What is the meaning of the passion? First of all, God wasn't angry. Again: God wasn't angry! Particularly in fundamentalist theology, you'll often hear it said that God got so fed up with the sins and transgressions of Israel that he demanded a human sacrifice in atonement. But of course, this interpretation would turn God into a monster. How can Jesus, who is love, radiate and reflect a God who is primarily a monster? And how can Christians theoretically progressing on a path of love consent to live under such a reign of terror? No, we need to bury once and for all those fear-and-punishment scenarios that got programmed into so many of us during our childhood. There is no monster out there; only love waiting to set us free.
But what about "Jesus died for our sins"? Well, that foundational Christian statement is in fact completely and wholly true. But not individually, in the way you're most likely to hear it – Jesus died because you were bad, Jesus died because you are an alcoholic, or you beat your spouse, or cheated on your income tax. The statement doesn't work on that level. Rather, Jesus died for – meaning "because of" and "on behalf of" – the human condition in its collectivity. He died because of the irreducible reality – that "Planck's Constant" (to borrow a metaphor from contemporary quantum physics) – of constriction and density that comes as part and parcel of this human realm and is the necessary precondition for the full revelation of divine love. To say that he died on behalf of us means that he gave his life to help pull us through these difficult conditions; he implanted himself deeply at ground zero, at the root of the root of all density, in order to insulate us from its sting and empower us to live within our human flesh as he himself had lived.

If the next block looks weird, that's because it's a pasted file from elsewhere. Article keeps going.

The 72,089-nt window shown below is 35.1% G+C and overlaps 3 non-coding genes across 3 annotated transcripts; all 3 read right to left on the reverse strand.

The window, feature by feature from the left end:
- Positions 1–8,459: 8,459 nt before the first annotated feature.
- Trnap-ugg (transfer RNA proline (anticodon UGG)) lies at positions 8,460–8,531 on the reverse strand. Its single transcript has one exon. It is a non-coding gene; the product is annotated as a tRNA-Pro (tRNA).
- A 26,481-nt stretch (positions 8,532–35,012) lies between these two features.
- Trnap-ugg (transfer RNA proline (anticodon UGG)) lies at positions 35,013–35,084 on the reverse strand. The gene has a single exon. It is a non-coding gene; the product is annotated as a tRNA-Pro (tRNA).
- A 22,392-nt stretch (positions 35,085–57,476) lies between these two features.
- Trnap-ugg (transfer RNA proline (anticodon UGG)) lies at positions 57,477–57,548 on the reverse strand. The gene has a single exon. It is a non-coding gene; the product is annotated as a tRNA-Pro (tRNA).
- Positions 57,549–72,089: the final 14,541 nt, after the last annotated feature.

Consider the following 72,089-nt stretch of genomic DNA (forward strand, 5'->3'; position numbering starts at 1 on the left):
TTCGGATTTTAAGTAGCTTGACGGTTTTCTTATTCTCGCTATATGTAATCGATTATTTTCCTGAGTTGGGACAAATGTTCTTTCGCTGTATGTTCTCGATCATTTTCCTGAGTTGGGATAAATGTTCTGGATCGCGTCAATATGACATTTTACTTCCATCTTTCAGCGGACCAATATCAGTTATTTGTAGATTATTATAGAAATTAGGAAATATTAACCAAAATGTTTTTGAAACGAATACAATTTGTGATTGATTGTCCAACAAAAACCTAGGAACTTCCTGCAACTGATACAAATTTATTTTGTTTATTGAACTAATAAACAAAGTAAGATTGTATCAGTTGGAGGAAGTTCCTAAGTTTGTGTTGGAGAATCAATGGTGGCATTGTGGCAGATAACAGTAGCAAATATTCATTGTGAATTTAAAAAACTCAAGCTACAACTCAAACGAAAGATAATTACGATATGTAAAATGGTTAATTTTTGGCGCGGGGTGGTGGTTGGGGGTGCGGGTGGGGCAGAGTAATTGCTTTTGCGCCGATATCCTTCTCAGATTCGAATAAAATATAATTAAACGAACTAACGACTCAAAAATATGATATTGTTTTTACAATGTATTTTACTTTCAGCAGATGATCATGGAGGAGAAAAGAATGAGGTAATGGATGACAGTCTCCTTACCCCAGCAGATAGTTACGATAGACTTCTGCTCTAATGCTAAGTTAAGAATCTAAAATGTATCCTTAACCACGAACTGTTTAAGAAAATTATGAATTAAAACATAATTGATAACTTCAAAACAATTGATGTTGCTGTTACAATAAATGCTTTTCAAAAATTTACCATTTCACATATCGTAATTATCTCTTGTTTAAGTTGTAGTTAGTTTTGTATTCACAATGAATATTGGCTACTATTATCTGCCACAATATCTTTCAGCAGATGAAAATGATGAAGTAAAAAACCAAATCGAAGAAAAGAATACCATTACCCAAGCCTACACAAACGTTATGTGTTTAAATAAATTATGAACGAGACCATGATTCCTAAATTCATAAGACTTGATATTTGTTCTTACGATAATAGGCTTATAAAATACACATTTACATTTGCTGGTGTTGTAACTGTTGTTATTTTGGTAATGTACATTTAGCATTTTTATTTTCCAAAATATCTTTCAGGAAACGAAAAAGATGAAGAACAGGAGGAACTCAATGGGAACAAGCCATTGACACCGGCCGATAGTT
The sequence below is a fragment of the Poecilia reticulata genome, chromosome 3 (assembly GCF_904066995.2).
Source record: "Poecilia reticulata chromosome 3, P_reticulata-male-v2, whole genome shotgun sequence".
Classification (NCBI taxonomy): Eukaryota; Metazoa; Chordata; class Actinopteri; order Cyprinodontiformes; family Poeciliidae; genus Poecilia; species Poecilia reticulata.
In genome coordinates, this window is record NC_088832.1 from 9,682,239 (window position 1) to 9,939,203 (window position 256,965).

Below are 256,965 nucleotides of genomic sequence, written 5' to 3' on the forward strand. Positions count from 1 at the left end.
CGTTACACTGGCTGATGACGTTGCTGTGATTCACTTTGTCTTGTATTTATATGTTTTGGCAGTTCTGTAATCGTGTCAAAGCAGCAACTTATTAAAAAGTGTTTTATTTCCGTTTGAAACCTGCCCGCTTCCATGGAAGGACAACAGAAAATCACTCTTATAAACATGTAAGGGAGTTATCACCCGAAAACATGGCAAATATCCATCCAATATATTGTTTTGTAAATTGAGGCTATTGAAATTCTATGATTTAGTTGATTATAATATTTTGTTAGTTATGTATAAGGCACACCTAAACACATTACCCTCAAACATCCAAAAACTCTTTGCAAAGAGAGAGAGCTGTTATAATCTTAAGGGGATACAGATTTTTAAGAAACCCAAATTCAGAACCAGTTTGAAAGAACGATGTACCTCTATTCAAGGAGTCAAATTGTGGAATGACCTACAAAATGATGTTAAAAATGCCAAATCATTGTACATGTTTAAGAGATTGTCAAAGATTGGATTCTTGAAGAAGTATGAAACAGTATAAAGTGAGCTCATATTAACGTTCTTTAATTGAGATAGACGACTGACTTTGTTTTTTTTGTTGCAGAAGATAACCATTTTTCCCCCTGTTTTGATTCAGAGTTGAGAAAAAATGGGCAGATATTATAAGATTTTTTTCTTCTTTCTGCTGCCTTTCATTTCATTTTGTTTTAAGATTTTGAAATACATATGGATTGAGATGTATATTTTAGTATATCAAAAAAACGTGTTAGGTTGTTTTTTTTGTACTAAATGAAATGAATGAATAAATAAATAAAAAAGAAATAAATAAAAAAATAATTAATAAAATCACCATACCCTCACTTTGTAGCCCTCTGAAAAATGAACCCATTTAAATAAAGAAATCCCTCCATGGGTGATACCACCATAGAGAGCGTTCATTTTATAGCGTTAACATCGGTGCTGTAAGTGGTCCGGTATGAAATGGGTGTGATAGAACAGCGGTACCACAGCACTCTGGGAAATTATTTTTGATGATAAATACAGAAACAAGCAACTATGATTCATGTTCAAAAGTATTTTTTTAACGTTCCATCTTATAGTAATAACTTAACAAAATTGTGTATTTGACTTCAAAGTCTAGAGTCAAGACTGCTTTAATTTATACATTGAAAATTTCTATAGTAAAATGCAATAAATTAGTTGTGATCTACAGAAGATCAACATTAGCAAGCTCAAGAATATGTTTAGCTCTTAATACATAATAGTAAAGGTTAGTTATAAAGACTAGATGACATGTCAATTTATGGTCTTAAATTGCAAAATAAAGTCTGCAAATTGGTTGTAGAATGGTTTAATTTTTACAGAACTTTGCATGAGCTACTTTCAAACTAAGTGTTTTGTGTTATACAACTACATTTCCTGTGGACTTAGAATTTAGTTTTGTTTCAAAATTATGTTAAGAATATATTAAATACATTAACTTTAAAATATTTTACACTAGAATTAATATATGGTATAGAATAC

– Cynthia Bourgeault
The Wisdom Jesus
The Wisdom Jesus
NEXT: Judas and Peter
For more of Cynthia Bourgeault's writings at The Wild Reed, see:
Advent 2011: Thoughts and Reflections (Part 2)
Advent 2011: Thoughts and Reflections (Part 4)